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First state of De Jode's rare map of Spain & Portugal.

Fine example of De Jode's rare map of Spain & Portugal, from his Speculum Orbis Terrarum, the second modern World Atlas.

The map was engraved by Joannes and Lucas Van Deutecum and includes sea monsters, sailing ships and an ornate coat of arms.

De Jode's map of the Iberian Peninsula is one of the earliest obtainable maps of Spain, published in the Low Countries. The map gives credit to the Neapolitan Artist and Antiquarian, Pirro Ligorio, as the author of the map. This is undoubtedly a reference to Michele and Franceso Tramezzini's Nova Totius Hispaniae Descriptio, published in Rome in 1559. Although the Papal privilege for the map was apparently not granted to the publishers until Febraury 3, 1560, one of 4 maps by the Tramezzini granted a privilege on that date, the others being Ligorio's maps of Ancient Rome and Greece (Vedrai Divisi i Termini di Tutta la Grecia), as well as Hungary).

The History of the Modern Mapping of Spain & Portugal

The earliest non-Ptolemy based printed map of Iberia is Berlingheri's Hispania Novella, published in Berlingheri's edition of Ptolemy's Geography. This map was copied in the Ulm (1482), Rome (1507), Waldseemuller (1513), Fries (1522) and Munster (1540) editions of Ptolemy. However, the source for Berlingheri's map has been described by the eminent cartographic scholar Leo Bagrow as unknown.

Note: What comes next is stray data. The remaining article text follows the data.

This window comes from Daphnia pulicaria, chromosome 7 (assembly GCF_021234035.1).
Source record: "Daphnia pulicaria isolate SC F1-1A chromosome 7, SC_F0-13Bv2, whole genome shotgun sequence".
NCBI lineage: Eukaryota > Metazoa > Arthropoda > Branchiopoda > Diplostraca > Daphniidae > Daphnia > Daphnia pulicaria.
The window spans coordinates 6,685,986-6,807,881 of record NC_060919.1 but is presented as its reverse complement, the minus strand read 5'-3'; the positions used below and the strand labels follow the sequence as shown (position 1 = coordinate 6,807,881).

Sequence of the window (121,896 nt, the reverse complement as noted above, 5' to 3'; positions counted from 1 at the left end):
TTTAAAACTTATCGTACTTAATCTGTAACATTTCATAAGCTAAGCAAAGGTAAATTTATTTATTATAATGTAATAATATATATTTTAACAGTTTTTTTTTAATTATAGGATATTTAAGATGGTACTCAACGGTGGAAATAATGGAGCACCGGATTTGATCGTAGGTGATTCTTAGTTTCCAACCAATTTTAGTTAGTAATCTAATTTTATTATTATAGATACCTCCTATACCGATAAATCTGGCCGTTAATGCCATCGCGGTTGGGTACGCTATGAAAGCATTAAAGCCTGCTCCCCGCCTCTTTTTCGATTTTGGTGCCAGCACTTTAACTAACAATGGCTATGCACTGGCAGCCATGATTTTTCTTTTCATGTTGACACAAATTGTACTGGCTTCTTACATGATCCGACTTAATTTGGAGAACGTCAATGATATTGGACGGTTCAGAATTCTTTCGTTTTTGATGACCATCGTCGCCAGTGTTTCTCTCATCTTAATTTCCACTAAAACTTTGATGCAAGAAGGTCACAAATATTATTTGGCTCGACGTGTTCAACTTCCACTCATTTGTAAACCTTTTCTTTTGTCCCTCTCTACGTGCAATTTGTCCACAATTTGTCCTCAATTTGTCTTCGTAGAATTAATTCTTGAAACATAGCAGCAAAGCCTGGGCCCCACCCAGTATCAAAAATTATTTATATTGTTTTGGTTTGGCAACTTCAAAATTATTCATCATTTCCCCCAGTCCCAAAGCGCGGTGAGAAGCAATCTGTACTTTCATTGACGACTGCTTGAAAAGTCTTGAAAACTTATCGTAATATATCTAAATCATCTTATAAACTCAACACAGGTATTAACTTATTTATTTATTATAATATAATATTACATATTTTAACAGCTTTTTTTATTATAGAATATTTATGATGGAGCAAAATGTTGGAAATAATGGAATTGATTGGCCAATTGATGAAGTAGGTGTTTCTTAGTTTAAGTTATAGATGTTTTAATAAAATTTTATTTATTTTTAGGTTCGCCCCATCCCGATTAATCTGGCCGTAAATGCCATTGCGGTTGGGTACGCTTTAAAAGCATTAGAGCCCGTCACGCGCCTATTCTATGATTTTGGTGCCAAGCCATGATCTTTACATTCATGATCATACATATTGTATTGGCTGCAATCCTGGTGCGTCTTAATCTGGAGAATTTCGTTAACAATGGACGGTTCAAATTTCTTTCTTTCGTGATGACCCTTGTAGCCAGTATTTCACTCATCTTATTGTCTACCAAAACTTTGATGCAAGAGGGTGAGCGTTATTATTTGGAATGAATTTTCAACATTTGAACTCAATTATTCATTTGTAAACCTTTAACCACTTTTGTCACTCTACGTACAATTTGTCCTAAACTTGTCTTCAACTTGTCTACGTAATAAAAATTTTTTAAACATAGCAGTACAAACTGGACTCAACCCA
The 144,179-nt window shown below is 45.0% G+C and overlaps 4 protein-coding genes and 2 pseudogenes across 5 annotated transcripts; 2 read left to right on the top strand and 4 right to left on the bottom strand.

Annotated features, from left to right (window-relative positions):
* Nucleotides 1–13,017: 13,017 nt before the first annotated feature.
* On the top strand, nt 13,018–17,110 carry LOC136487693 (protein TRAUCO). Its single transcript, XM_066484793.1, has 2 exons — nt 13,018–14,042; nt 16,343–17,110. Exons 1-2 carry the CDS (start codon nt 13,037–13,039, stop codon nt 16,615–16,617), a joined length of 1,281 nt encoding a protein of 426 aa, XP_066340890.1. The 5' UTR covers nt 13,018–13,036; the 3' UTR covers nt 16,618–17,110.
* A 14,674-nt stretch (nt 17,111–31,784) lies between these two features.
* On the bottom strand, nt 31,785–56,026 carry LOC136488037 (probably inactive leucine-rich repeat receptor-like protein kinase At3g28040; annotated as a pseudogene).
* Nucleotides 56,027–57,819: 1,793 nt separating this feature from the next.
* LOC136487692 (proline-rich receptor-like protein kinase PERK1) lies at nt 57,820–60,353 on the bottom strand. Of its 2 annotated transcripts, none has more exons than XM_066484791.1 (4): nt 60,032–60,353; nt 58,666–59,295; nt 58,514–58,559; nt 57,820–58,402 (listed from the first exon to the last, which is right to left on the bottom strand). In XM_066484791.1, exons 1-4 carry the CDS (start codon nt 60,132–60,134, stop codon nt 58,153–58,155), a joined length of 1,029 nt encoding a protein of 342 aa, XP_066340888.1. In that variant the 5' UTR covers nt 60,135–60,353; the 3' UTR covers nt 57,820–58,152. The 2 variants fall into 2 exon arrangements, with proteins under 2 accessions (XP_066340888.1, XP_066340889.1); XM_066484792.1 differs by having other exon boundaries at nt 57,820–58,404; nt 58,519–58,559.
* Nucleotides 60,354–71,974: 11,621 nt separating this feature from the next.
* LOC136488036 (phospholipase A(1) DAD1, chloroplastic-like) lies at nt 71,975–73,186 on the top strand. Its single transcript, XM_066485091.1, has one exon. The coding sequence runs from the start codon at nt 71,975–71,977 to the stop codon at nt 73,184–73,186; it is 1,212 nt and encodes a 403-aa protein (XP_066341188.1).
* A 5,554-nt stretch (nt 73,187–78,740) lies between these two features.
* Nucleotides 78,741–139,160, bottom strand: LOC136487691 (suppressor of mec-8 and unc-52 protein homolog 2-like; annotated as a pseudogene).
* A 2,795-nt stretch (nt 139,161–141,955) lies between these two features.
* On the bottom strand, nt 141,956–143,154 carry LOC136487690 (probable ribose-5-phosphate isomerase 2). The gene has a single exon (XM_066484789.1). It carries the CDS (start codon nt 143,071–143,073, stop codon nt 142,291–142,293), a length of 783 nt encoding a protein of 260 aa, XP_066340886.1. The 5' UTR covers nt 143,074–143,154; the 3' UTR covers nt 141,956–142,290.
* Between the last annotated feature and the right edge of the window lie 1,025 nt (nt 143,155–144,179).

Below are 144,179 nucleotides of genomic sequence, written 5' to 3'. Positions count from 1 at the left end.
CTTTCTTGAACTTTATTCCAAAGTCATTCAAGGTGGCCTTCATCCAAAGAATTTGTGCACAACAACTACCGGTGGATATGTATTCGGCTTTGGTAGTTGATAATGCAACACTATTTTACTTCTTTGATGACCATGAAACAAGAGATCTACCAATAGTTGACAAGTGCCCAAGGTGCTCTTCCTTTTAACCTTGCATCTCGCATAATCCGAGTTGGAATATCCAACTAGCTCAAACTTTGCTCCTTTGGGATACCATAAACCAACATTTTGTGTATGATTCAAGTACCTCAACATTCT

While Royally commissioned systematic survey of Spain was attempted as early as 1517 by the King of Spain, who commissioned Christopher Columbus' son Fernan Colon to undertake this work as part of a description and cosmography of Spain, no separate map was published as part of this work. The earliest printed map of the Iberian Peninsula, not based upon Berlingheri's map, was published by G.A. Vavassore in Venice in 1532. While the source of Vavassore's map is not known with certainty, it is generally attributed to the work of Vincentus Corsulensis. Matheo Pagano created an early copy of the map, although no example is known to survive. The next map of Iberia was published by Eneo Vico in 1542, a map which was thereafter copied by a number of other publishers in 1544.

The first large format widely disbursed map of Spain was the 4 sheet map created by Giacomo Gastaldi in 1544, Gastaldi's earliest known map. Gastaldi, who was unquestionably the most important map publisher of his time, credited source material received from Don Diego Hurtado de Mendoza, then serving as Carlos V's Ambassador to Venice, as the source for the map.

A number of other mapmakers drew upon the Corsulensis model. These include the maps of Hieronomus Cock (1553), Paolo Forlani (1560) and Henricus Van Schoel (Camocio), 1602.

Flemish mapmaker Thomas Geminus (then resident in London) published a 4-sheet map of Spain in 1555, the earliest map of Spain published in England. Geminus' map was in turn copied by in maps done in Rome in 1559, by Pirro Ligorio (engraved and published by Tramezzini), and a 2 sheet map by Vincenzo Luchini.

The last of the major 16th Spain was compiled by the French Botanist Charles de l'Escluse (Carolus Clusius), whose map was compiled and printed on 6 sheets by Abraham Ortelius in 1570 and later re-issued in Paris in 1606 and 1696. Hessel Gerritsz also created a monumental wall map of Iberia in 1612, which was engraved and printed in 1615.

Imago Mundi II (Tooley - Italian Atlases) #529; Karrow, R.W. (16 c.) 51/9.